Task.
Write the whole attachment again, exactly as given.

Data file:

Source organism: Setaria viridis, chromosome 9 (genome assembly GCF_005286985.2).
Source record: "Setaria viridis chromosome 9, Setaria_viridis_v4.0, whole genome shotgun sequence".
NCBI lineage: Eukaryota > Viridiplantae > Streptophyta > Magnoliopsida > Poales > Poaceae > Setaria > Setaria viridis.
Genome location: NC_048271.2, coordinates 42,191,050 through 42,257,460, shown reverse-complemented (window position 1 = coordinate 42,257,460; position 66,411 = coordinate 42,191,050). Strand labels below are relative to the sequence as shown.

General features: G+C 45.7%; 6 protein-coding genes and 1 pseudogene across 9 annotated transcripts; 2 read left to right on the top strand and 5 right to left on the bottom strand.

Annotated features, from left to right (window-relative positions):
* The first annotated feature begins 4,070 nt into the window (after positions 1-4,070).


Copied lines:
Source organism: Setaria viridis, chromosome 9 (genome assembly GCF_005286985.2).
Source record: "Setaria viridis chromosome 9, Setaria_viridis_v4.0, whole genome shotgun sequence".
NCBI lineage: Eukaryota > Viridiplantae > Streptophyta > Magnoliopsida > Poales > Poaceae > Setaria > Setaria viridis.
Genome location: NC_048271.2, coordinates 42,191,050 through 42,257,460, shown reverse-complemented (window position 1 = coordinate 42,257,460; position 66,411 = coordinate 42,191,050). Strand labels below are relative to the sequence as shown.

General features: G+C 45.7%; 6 protein-coding genes and 1 pseudogene across 9 annotated transcripts; 2 read left to right on the top strand and 5 right to left on the bottom strand.

Annotated features, from left to right (window-relative positions):
* The first annotated feature begins 4,070 nt into the window (after positions 1-4,070).